It’s inevitable in a project meant to highlight great Canadians that some get left out; it is a testament to the breadth of our talent that this is the case. While I do not debate any of the selections included in Terry Mosher’s article on cartoons (“Drawn and quartered,” Arts & Entertainment, Cartoons), I was disappointed nevertheless in three significant omissions: Todd McFarlane—the Alberta lad who created Spawn, one of North America’s most hotly marketed comic book characters; Ben Wicks—one of Toronto’s best-known gag and political comic strip artists; and Richard Comely—the creator of Captain Canuck and his sidekicks Redcoat and Kebec. This is not to mention the bevy of animators Canada has produced who created Nelvana, and those who produced several of Disney’s most successful films.

Michael Clifton, Waterloo, Ont.

Day care divisions

Canada’s tax laws discriminate against couples who choose to raise their own children

at home (“Lessons in daycare,” Politics, Nov. 8). Instead of subsidizing institutionalized child care, the government should reform the tax laws and let parents decide for themselves whether to raise their own children or send them to an institution. Alan Dill, Moose Jaw, Sask.

The federal government should not be working on a plan to allow mothers of preschool children to work. What it should be doing is finding a way to make it financially possible for one parent to stay home to take care of their own children. The future of our society depends on it.

Pam Mclnnes, Ariss, Ont.

If we can find the money for four second-hand submarines, we certainly should find the money for a child-care program. Our children are our future, and any government that invests money for the benefit of our children invests in a positive future.

Ed Gabriel, Vancouver

We can’t afford to pay for proper health care as it is-and now we are to be burdened with universal child care?

We can’t afford proper health care as it is, and now we are to be burdened with universal child care? Child care is not a universal requirement. If you’re going to make babies, then be prepared to afford their upbring-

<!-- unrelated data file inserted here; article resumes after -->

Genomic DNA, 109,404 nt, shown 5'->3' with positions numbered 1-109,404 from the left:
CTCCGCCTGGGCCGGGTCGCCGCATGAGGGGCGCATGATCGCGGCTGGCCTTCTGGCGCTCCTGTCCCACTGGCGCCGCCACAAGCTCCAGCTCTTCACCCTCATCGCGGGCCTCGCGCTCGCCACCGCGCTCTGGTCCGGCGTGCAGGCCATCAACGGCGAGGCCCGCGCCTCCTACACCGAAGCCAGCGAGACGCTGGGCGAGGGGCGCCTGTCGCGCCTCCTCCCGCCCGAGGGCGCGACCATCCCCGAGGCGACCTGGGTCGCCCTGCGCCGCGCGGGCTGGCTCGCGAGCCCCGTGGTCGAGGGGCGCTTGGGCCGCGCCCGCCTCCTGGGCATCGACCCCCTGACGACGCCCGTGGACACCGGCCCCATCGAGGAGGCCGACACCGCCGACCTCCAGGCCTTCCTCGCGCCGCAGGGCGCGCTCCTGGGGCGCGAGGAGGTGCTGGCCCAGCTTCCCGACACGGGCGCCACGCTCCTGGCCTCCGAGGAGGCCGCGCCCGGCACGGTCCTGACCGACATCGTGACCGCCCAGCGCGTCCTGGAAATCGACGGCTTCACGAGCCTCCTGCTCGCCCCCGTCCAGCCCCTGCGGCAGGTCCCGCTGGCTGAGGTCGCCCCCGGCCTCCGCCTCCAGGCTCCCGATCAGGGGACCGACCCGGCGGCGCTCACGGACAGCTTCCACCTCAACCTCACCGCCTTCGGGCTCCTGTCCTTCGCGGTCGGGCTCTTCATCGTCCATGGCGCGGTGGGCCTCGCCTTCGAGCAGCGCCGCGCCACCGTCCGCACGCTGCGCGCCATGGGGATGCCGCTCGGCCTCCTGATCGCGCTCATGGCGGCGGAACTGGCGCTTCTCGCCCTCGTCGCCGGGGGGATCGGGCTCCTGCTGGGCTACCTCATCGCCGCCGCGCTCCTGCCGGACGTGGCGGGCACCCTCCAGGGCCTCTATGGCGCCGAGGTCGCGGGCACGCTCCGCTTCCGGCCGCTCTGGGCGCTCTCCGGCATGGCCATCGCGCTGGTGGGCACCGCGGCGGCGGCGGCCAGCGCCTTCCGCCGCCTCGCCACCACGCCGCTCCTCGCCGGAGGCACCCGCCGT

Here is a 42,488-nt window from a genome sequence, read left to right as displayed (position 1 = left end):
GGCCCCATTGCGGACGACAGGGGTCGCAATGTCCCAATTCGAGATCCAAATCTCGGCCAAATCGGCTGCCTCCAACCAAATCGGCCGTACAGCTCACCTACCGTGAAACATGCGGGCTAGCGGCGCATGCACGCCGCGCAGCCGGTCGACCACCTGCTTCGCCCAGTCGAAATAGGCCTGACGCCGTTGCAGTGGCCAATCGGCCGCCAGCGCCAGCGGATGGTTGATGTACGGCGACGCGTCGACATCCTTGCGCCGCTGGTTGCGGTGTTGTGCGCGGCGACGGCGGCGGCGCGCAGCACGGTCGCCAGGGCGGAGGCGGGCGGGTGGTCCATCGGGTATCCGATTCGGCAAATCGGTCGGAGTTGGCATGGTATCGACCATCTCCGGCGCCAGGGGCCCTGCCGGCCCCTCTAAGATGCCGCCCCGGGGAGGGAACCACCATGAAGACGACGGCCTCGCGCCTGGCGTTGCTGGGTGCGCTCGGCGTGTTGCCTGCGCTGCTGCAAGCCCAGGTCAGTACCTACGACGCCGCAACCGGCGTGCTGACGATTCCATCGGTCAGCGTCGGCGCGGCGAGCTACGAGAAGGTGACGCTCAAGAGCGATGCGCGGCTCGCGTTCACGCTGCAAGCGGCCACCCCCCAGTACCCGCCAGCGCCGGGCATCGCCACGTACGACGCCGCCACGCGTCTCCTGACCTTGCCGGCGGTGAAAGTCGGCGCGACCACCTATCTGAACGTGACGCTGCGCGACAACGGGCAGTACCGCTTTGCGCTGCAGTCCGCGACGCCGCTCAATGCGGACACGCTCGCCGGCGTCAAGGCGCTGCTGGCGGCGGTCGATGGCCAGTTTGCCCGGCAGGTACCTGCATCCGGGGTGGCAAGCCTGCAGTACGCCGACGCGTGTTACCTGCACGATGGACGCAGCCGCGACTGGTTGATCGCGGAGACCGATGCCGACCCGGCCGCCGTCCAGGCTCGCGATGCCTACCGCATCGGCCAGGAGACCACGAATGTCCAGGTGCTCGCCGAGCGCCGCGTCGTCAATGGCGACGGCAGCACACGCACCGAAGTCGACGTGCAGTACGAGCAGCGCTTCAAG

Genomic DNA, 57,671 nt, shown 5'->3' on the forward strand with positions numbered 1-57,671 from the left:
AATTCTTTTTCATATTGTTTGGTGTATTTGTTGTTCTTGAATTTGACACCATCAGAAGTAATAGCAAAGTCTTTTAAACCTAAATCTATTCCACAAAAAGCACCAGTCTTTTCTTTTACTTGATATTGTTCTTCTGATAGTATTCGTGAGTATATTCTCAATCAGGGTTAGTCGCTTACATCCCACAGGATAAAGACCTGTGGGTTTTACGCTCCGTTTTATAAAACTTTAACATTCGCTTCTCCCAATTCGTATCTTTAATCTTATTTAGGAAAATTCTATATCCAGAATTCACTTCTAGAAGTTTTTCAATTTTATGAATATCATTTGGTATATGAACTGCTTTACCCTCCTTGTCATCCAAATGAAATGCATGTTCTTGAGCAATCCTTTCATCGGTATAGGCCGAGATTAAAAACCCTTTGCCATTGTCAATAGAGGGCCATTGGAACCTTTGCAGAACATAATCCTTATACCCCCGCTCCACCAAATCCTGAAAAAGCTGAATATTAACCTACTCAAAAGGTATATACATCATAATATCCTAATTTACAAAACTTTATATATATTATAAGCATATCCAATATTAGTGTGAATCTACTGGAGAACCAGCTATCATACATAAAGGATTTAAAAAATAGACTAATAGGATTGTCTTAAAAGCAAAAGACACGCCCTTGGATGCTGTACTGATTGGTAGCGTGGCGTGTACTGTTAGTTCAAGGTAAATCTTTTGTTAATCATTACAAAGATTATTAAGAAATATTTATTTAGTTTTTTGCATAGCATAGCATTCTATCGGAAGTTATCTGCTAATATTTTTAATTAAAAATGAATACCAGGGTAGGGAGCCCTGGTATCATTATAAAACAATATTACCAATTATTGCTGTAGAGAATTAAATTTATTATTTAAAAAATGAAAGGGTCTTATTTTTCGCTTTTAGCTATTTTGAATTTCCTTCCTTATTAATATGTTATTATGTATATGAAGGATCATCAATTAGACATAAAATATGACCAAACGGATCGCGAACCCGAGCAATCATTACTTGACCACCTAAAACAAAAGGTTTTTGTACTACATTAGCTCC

ing. No one is forced to have children; having a family is a choice.

Mike McCabe, Edmonton

As a working single mother, I highly commend Ottawa’s efforts to fund quality child care across all provinces. Working parents and parents continuing their education or getting back into the workforce need the support of good quality child-care programs. Lynne Griffin, North Vancouver, B.C.

War stories remembered

As a veteran of the Second World War and the son of a veteran of the First World War, I commend Peter Mansbridge for his “Pausing to remember” column that recalls the heroic stories of those Canadians who fought in past wars (Mansbridge on the Record, Nov. 8). It is as beautiful and moving a tribute as I have ever read.

Peter Perry, Collingwood, Ont.

I wish to thank and commend Peter Mansbridge and Maclean’s for the thoughtful and inspiring article regarding Canadian Victoria Cross recipient Lewis Honey. Honey was my grandfather’s brother-a great uncle whom I, unfortunately, never knew. He, like so many Canadian soldiers, served his country with honour and paid the ultimate sacrifice to preserve the freedom which we all enjoy today. Our family is proud of his war-time heroism, though saddened we did not know him personally.

Bruce Lennie, Ottawa